Congratulations on another well-deserved DLD, you lovely, lovely lady! :tighthug:
doughboycafe Featured By Owner Dec 9, 2012  Professional Writer
Sammur-amat Featured By Owner Dec 12, 2012   General Artist
xlntwtch Featured By Owner Dec 5, 2012   Writer
Congratulations on the DLD. What a surprise, eh?
I like this very much and think it has enough 'lit crit' already. I can't add a word except-> thank you.
doughboycafe Featured By Owner Dec 9, 2012  Professional Writer
It was a bit of a surprise, chiefly because I'm not precisely happy with this. I would welcome more lit crit. I cleaned up the language in it a bit but really I feel like something is missing or that I need to expand or characterize them both a little more.

The trouble is I just finished a novel about these two so I'm not sure what there is to say about them that I didn't say there... I just don't feel like it stands alone without the novel backing it up :/
xlntwtch Featured By Owner Dec 9, 2012   Writer
I wonder if it's the novel you wrote about them that makes you feel this piece is somehow incomplete.

But I'll return with lit crit soon[ish].

By the way, you can hide the first two 'comments' I made about a feature I began today.

It's really featured here [link]

If you don't want to hide them, I understand. Lotsa' folks don't do that, and I don't mind looking a bit silly.
doughboycafe Featured By Owner Dec 9, 2012  Professional Writer
Done and done! thanks so much :heart:
xlntwtch Featured By Owner Dec 11, 2012   Writer
DailyLitDeviations Featured By Owner Dec 4, 2012
Your wonderful literary work has been chosen to be featured by =DailyLitDeviations in a news article that can be found here: [link]

Be sure to check out the other artists featured and show your support by :+fav:ing the News Article. Keep writing and keep creating.
doughboycafe Featured By Owner Dec 5, 2012  Professional Writer
:heart: Thank you thank you!!
HolyMaiden Featured By Owner Dec 1, 2012  Hobbyist General Artist
It had a strong fairy tale feeling to it. It was magical, in a way. :)
doughboycafe Featured By Owner Dec 2, 2012  Professional Writer
Thank you very much. It was a magical time of year, here. I thought it deserved a story.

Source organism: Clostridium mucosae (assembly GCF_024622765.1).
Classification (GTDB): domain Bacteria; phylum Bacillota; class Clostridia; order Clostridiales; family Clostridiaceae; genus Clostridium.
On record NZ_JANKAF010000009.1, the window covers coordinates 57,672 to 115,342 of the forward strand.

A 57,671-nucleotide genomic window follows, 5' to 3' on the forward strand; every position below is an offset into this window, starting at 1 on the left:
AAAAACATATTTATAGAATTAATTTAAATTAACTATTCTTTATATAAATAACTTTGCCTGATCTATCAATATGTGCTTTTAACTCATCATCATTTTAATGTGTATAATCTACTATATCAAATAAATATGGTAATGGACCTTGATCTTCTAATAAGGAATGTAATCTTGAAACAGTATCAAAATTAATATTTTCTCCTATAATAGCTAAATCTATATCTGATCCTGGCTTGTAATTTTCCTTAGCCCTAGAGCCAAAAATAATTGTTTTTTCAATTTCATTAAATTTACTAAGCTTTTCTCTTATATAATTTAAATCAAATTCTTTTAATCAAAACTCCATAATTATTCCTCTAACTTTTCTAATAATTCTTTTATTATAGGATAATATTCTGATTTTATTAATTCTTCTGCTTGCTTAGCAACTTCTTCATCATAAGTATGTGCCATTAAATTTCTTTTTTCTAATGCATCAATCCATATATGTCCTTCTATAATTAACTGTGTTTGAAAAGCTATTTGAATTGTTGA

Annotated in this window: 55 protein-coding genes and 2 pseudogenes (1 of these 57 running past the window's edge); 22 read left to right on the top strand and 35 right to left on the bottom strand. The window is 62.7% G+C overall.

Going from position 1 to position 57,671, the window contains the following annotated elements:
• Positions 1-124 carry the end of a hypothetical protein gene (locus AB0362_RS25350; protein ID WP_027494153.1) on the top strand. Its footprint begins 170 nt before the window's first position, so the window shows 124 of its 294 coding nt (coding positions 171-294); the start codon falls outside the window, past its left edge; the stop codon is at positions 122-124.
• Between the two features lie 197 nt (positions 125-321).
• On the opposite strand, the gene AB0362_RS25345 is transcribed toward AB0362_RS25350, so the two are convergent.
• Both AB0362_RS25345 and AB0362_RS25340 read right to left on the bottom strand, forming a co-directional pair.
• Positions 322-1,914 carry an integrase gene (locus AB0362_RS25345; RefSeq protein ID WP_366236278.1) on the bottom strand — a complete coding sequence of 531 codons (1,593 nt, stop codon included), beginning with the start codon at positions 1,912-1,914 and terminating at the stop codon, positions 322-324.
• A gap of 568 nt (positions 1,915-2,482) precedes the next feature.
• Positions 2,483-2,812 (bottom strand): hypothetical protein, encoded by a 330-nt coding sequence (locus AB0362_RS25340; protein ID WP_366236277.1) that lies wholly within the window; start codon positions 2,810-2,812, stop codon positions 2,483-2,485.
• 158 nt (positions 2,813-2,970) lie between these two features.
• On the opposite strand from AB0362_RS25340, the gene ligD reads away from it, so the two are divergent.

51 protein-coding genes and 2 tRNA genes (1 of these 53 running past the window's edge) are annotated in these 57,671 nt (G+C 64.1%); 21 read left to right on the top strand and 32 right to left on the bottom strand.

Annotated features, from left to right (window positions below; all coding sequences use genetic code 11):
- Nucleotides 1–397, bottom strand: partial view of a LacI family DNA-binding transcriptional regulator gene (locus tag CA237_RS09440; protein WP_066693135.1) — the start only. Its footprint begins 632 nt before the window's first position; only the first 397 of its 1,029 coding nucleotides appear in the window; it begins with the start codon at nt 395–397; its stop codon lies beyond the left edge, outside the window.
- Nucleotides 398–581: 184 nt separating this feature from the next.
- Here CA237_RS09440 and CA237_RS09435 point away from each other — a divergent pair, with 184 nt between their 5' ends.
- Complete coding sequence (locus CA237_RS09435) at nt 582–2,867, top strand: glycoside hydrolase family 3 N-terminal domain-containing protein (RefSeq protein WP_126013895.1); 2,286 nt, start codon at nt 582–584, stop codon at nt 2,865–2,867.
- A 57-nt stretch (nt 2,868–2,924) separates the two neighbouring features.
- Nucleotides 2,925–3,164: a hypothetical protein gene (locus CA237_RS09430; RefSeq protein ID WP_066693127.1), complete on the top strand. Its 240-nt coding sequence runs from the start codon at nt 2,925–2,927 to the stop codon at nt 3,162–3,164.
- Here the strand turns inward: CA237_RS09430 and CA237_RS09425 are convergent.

IsabellaMichel Featured By Owner Jul 28, 2012  Student Writer
I love this. :heart: It's exactly the story that ended up being my last nanowrimo novel but it's an absolutely gorgeous short that has great character in the dialogue. Wonderful job!
doughboycafe Featured By Owner Jul 31, 2012  Professional Writer
:heart: Awesome, great to know! And hey - great minds think alike? :D
IsabellaMichel Featured By Owner Jul 31, 2012  Student Writer
:giggle: Indeed.
hyperfluxy Featured By Owner Jul 17, 2012   Writer
This is wonderful, and it makes me feel like I am there and that is brilliant. You took something that could have easily been sappy and turned it into something purely touching. Very, very well done.
doughboycafe Featured By Owner Jul 21, 2012  Professional Writer
Thank you so much, this was a great piece of feedback to receive. I always ride a line with any romantic stuff I write, hoping I'm not pushing it into the realm of sap. I feel like love and courting are two things that are very easily turned cliche, just due to how much they're talked about (and so subsequently become overused).
hyperfluxy Featured By Owner Jul 24, 2012   Writer
You certainly aren't, its very well done. Keep at it! :)
anapests-and-ink Featured By Owner May 23, 2012  Hobbyist Writer
I truly love this piece. Dave's voice is so strong; every sentence feels like a complete characterization. I also love the Simone/fox metaphor. Have to admit, my first thought was of "The Little Prince"--the bit about taming the fox just by sitting near its burrow every day at the same time. Which I suppose works here, too. Simone strikes me as both being 'fox-like' and 'foxy'. I think the whole thing's just perfect. :)
doughboycafe Featured By Owner May 24, 2012  Professional Writer
Oh, thank you so much. I adore Dave's voice. I could listen to him read a phonebook. Also, I love the little prince but I hadn't been thinking of it at the time. I wrote a whole book about these two, hopefully it's as catching as the short.

And thanks for the fav! :heart:
anapests-and-ink Featured By Owner May 24, 2012  Hobbyist Writer
I would love to read it.
doughboycafe Featured By Owner May 29, 2012  Professional Writer
Let's cross our fingers that someday it'll be out in print and you can!
Classically-DePunk Featured By Owner May 22, 2012  Hobbyist General Artist
This really tantalizes the senses reading such crisply vivid descriptions of Simone and the surroundings. It appeared implied that Simone's charm holds sway of the surroundings, or rather, it is like they are part of her composed personality.
Given how Dave is poetic, he views her with an almost Dante-esque admiration, like a distantly sublime object admired but never quite obtained into his own life/hands. the natural beauty they are in, Simone seems to compliment it with herself.
As Dave focuses on his affections, his pursuit to be connected more solidly with Simone, and he seems to eluded by her allure; like she's wandering off from him and he cannot keep pursuing her. Like a man after a spirit of some sorts that keeps beckoning him.

Simone is like a fox. Elusive, and can outwit most, but those she can't she leads on and on in many directions, even she herself may not see the final direction to go on with.

The imagery is vivid, I can even smell and hear the cold water and swishing of fishes.
doughboycafe Featured By Owner May 22, 2012  Professional Writer